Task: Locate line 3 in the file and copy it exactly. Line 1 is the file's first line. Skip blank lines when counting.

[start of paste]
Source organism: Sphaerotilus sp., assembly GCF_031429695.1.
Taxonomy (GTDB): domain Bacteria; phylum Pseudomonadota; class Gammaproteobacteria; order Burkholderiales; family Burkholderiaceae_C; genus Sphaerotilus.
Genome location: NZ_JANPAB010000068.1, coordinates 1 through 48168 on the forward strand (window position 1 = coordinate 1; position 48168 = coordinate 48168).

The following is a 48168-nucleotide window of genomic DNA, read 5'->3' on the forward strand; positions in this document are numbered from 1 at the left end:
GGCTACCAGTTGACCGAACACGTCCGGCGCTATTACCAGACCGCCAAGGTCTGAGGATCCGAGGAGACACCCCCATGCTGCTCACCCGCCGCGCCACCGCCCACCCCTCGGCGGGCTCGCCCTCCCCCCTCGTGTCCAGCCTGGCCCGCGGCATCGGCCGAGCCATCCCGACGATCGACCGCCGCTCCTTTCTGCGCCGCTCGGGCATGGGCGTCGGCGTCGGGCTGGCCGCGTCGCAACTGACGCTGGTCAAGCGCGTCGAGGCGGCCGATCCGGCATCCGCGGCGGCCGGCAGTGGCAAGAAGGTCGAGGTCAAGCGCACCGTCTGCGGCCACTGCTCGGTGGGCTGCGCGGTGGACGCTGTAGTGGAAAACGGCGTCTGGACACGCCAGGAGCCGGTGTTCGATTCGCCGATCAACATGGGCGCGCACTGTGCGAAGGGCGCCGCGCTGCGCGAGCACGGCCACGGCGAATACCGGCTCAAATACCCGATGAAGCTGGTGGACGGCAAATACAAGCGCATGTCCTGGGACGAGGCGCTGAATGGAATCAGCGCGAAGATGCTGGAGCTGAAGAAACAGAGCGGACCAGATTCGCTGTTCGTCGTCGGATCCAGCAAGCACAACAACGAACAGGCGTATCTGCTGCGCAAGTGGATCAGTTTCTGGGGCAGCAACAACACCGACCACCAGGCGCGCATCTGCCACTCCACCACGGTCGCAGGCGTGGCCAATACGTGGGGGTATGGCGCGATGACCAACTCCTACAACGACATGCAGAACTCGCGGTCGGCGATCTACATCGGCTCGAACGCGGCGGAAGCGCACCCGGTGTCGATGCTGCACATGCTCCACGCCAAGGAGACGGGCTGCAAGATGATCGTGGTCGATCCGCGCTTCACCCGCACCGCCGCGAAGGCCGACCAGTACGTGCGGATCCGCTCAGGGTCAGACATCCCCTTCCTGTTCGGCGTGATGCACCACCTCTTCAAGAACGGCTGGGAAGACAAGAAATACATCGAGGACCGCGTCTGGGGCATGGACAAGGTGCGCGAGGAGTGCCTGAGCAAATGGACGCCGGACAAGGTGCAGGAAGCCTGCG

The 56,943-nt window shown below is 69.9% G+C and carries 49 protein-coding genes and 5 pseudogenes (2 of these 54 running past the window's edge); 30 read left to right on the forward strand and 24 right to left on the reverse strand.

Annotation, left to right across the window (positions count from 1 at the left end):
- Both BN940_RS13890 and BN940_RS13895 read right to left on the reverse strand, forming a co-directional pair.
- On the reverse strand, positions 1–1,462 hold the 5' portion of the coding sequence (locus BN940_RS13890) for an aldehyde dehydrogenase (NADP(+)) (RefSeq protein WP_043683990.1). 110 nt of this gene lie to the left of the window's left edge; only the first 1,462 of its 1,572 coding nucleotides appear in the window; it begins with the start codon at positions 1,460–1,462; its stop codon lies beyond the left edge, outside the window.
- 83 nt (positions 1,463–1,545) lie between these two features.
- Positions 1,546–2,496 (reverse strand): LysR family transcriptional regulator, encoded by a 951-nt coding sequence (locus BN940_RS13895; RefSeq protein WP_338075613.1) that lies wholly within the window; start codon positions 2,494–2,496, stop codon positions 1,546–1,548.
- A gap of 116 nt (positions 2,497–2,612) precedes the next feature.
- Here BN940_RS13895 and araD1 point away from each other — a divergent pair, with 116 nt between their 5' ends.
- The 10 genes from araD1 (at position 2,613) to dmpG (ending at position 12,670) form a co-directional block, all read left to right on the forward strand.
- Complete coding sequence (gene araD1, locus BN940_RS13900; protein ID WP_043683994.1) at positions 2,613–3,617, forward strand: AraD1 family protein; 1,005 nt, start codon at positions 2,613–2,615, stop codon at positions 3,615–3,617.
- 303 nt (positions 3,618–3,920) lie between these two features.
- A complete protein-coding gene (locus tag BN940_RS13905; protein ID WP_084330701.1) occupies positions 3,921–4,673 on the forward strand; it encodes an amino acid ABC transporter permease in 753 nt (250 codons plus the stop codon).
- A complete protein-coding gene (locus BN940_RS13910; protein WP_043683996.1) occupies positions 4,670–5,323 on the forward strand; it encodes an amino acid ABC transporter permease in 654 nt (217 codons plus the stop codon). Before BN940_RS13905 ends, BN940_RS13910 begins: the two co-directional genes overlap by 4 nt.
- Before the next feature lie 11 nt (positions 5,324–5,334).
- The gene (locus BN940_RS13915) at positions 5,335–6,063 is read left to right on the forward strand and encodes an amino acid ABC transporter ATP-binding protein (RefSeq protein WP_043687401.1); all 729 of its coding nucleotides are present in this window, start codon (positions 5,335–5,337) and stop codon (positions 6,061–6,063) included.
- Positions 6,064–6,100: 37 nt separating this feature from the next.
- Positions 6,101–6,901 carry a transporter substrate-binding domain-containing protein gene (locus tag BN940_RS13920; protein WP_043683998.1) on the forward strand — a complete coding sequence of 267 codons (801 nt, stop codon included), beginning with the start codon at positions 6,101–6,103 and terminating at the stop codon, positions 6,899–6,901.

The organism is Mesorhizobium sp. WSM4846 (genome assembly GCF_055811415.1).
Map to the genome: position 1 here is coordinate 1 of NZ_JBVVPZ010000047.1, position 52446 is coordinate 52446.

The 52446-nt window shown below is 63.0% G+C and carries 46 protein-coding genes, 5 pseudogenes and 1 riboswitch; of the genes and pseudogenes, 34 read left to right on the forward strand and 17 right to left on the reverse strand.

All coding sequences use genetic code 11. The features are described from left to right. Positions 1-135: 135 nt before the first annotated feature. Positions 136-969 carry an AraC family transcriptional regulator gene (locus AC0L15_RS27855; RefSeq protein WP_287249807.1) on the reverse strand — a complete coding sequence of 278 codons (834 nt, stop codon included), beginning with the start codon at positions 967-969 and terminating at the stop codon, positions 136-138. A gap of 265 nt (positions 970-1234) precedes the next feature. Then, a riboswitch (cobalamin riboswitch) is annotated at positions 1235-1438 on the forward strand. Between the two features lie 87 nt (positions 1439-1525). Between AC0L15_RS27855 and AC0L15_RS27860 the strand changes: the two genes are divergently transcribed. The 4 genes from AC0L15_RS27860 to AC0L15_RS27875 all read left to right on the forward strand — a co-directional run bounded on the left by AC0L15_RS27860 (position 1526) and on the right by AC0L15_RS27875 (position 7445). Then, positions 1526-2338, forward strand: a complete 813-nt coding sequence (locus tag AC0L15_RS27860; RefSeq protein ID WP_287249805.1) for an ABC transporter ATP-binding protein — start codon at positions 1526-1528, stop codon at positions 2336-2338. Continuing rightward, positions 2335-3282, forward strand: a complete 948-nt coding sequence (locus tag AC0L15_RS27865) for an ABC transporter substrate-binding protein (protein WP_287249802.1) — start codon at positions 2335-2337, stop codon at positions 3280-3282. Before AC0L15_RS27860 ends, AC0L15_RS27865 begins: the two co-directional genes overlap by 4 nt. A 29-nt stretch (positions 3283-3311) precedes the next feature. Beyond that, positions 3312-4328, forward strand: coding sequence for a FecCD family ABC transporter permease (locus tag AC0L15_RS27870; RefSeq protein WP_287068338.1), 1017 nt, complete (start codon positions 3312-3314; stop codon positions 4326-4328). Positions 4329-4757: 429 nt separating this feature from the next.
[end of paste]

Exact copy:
Genome location: NZ_JANPAB010000068.1, coordinates 1 through 48168 on the forward strand (window position 1 = coordinate 1; position 48168 = coordinate 48168).